Plenary Session Highlights with:
Joseph B. McNeely, Central Baltimore Partnership
Rolf Pendall, Urban Institute
Brett Theodos, Urban Institute
Jenny Schuetz, University of Southern California
Rolf Pendall: By the late 2000s, and this is an average that includes some pretty good years as well as the years after the crash, over nine million Americans lived in neighborhoods with poverty rates exceeding 40 percent, and another 12 million Americans lived in neighborhoods with poverty rates between 30 and 40 percent. As most people know, living in these kinds of neighborhoods is living in toxic neighborhoods. For the most part, these are areas in which investment is not strong, in which public services are generally weak, in which the environmental quality is generally poor, the quality of schools is generally poor, and so on. So there are a lot of reasons to have concern, not only about the rising rates, but the rising exposure of large numbers of American citizens to these conditions in high poverty.
So what's driving this? I think there may not have been quite enough attention to the close lock-in between changes in the national poverty rate overall and the share of Americans who live in concentrated poverty neighborhoods. So there's kind of this echo between rising poverty rates overall between 1970 and '80, '80 and '90 in concentrated poverty, but then a prolonged decrease in the poverty rate between the early '90s and the year 2000 to less than 12 percent in 2000, and that's the time when we see this decrease in concentrated poverty nationwide. But then since then the poverty rate has climbed again to levels that are on par with the highest that we have seen in the last 40 years.
When we scale down to the metropolitan level for the 366 metro areas that are listed here, the increase in a metro area's poverty rate between 2000 and the late 2000s is an excellent predictor of the percent of its residents, that the growth in the percent of its residents who live in a high poverty neighborhood.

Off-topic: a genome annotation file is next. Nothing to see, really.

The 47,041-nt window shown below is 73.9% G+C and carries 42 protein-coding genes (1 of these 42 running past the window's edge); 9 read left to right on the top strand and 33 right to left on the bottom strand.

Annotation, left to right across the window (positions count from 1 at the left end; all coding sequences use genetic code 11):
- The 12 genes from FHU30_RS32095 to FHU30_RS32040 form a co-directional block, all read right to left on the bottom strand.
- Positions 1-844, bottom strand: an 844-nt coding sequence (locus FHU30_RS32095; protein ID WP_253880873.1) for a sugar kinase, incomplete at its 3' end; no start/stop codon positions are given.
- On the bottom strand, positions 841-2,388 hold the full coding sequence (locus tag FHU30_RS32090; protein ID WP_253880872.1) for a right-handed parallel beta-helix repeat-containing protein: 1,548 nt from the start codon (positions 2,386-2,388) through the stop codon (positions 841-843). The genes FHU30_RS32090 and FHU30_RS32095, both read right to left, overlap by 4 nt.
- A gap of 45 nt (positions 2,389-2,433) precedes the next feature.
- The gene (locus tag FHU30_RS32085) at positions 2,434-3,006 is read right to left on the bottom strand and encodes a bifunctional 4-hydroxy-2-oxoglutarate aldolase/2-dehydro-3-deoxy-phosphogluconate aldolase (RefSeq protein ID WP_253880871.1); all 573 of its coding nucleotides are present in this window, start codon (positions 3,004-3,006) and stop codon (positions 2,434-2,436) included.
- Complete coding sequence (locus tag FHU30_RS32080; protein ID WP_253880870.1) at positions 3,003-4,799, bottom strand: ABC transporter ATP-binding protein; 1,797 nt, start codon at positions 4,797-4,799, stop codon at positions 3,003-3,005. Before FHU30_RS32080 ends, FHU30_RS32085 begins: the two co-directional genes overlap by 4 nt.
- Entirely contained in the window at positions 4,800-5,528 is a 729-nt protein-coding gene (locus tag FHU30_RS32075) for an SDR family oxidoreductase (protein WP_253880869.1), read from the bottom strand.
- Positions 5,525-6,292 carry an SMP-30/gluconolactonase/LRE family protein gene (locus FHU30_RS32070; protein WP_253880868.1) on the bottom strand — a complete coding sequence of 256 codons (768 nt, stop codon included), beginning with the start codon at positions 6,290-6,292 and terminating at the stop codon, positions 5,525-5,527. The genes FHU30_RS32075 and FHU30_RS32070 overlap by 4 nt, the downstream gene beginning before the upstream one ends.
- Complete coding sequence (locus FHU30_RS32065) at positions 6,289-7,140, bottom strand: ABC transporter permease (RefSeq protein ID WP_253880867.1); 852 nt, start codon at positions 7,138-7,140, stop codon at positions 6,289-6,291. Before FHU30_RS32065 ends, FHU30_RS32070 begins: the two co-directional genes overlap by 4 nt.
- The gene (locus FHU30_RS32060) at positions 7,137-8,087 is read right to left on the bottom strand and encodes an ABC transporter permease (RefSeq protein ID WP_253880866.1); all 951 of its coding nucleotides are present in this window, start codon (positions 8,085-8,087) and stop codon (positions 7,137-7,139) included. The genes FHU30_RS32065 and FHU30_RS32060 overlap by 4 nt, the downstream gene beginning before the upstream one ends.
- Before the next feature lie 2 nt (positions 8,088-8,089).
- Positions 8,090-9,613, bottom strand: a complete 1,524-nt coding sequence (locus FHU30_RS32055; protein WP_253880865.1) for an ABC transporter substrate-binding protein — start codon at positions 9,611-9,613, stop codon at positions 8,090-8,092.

Seeing data suggests to us that efforts to reduce concentrated poverty have limitations that may be imposed by metropolitan structure. That is, that the built environment and population of neighborhoods constitute a structure that is something like geological topography—the housing gets built first, that attracts certain people, and those people and that housing both play forward through time, sometimes changing, but usually slowly, and usually as a function of interactions between people and the built environment.
Ultimately, though, we need to make metropolitan areas more resistant to the impacts of rising poverty at the national level. This starts by building economies that deliver high-wage jobs and continues by building and rebuilding neighborhoods so that they have a better mix of owner- and renter-occupied housing, in a mix of housing structure types, yielding a mix of incomes. It would also help if this development process could occur over a longer period of time to provide a mix of housing ages.
Brett Theodos: We know that some amount of residential mobility is normal, even healthy in places. People move to better opportunity neighborhoods, better school districts, safer communities; they move for life cycle reasons—if they need a bigger home or smaller home; they move to buy a home—so there is links to asset building as well that we heard about in the previous panel. But when we're looking at poor neighborhoods, we start to think about residential stability, not just mobility, and we start to wonder about whether poor individuals are in fact not moving out of good and opportunity reasons, but making what we have termed "turning moves"—moves that our previous research has characterized to be moves that are a result of instability, of financial distress where residents are moving from one equally disadvantaged neighborhood to another equally disadvantaged neighborhood that is nearby.